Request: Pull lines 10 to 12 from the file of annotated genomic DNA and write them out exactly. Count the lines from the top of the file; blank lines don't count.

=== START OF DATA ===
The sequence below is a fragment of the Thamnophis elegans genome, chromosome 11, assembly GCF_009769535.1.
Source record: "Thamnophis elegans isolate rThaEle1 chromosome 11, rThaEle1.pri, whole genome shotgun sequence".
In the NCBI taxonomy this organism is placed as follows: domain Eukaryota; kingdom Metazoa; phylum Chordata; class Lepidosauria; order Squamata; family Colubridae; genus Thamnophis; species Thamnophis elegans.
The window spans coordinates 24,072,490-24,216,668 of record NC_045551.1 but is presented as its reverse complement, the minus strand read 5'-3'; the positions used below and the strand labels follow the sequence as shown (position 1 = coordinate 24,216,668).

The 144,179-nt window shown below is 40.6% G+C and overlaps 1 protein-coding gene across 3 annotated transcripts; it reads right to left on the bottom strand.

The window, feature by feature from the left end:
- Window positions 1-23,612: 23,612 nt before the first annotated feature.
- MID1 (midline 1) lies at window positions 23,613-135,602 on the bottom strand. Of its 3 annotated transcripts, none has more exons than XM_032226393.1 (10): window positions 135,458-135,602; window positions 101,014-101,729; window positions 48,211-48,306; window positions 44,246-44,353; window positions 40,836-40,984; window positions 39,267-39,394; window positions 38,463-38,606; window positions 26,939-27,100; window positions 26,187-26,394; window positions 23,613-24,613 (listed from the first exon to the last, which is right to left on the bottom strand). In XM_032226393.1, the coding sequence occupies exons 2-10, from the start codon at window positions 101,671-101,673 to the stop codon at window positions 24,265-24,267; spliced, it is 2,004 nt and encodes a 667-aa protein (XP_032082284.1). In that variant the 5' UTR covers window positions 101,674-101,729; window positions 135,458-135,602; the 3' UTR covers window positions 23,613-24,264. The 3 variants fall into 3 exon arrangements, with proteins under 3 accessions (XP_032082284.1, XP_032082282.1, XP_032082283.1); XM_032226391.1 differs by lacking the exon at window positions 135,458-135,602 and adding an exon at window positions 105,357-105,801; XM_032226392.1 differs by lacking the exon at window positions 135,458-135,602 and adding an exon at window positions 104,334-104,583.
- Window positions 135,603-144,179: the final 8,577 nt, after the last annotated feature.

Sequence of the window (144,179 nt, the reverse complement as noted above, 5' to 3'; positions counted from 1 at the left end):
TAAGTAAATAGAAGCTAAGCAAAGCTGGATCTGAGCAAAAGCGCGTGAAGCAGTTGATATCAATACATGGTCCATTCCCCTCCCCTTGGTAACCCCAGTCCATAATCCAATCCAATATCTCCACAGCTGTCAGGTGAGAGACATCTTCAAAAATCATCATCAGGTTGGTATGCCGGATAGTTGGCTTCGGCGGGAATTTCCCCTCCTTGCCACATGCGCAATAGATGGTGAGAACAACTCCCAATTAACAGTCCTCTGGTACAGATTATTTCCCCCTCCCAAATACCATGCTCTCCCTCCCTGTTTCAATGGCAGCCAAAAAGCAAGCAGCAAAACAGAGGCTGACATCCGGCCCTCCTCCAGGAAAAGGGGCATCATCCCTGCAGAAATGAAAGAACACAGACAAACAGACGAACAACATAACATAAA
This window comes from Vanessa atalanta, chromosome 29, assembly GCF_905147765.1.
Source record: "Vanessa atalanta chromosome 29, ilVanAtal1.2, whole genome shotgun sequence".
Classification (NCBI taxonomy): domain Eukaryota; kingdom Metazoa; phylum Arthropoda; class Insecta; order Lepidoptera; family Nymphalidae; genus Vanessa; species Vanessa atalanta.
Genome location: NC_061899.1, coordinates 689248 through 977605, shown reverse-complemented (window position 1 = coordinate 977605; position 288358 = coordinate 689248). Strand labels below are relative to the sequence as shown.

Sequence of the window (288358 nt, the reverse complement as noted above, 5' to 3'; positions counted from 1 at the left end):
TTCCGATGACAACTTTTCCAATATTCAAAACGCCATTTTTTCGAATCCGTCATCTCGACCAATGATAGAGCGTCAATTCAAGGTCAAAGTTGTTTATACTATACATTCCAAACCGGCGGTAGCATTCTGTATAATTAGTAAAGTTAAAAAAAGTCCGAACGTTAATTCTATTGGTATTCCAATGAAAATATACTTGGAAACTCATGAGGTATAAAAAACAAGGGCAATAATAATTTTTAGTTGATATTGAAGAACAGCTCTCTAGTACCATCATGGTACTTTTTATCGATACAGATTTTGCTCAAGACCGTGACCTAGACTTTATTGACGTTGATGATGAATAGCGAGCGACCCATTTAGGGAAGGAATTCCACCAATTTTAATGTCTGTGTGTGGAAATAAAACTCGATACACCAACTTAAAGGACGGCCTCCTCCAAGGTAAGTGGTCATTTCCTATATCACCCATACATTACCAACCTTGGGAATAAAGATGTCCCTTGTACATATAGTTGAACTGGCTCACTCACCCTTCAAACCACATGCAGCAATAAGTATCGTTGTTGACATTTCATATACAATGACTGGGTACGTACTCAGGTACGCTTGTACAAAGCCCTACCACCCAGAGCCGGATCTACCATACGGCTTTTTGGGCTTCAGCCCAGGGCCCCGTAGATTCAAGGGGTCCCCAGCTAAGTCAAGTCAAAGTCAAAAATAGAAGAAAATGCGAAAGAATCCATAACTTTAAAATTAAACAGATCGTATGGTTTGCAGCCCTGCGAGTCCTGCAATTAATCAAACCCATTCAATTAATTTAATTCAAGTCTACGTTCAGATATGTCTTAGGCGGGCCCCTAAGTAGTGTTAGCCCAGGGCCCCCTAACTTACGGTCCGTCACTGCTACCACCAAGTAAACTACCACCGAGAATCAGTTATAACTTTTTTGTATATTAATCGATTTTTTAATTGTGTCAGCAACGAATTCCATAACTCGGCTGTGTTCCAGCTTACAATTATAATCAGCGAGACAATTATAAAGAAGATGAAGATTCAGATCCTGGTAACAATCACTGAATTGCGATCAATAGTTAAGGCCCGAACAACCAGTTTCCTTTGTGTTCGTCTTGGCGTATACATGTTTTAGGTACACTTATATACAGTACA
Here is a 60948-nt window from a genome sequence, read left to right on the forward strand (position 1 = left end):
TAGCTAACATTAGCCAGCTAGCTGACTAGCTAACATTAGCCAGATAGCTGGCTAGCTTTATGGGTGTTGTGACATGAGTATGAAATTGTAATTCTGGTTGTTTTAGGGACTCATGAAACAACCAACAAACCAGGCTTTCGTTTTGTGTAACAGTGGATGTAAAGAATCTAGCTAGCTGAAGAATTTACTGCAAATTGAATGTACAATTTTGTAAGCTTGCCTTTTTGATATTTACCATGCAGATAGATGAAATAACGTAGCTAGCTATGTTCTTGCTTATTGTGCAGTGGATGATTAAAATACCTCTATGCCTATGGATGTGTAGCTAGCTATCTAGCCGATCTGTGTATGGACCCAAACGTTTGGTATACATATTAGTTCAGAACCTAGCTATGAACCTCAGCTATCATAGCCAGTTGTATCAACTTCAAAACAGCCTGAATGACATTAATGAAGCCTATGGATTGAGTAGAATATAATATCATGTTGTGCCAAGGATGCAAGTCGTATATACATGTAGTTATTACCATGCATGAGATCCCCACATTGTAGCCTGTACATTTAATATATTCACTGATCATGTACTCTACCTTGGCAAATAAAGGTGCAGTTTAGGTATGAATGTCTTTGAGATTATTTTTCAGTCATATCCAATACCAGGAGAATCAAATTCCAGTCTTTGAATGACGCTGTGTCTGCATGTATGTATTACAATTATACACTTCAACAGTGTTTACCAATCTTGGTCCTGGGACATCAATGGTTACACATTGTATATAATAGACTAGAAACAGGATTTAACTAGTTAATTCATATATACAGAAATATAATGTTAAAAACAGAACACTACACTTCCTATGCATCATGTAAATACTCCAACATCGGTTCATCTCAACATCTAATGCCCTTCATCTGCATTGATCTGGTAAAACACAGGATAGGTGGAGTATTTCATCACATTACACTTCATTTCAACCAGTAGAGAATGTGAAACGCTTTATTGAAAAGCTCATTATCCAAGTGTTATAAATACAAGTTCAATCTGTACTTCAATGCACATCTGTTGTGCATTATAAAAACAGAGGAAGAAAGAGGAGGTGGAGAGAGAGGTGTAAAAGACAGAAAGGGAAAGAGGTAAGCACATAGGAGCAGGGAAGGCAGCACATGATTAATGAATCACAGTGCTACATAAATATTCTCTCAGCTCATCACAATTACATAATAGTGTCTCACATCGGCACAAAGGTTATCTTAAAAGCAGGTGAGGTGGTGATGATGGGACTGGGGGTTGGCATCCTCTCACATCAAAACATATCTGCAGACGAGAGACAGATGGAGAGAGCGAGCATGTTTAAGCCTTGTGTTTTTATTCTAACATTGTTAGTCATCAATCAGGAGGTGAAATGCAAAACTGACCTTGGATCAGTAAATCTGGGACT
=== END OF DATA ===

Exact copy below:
Sequence of the window (144,179 nt, the reverse complement as noted above, 5' to 3'; positions counted from 1 at the left end):
TAAGTAAATAGAAGCTAAGCAAAGCTGGATCTGAGCAAAAGCGCGTGAAGCAGTTGATATCAATACATGGTCCATTCCCCTCCCCTTGGTAACCCCAGTCCATAATCCAATCCAATATCTCCACAGCTGTCAGGTGAGAGACATCTTCAAAAATCATCATCAGGTTGGTATGCCGGATAGTTGGCTTCGGCGGGAATTTCCCCTCCTTGCCACATGCGCAATAGATGGTGAGAACAACTCCCAATTAACAGTCCTCTGGTACAGATTATTTCCCCCTCCCAAATACCATGCTCTCCCTCCCTGTTTCAATGGCAGCCAAAAAGCAAGCAGCAAAACAGAGGCTGACATCCGGCCCTCCTCCAGGAAAAGGGGCATCATCCCTGCAGAAATGAAAGAACACAGACAAACAGACGAACAACATAACATAAA
This window comes from Vanessa atalanta, chromosome 29, assembly GCF_905147765.1.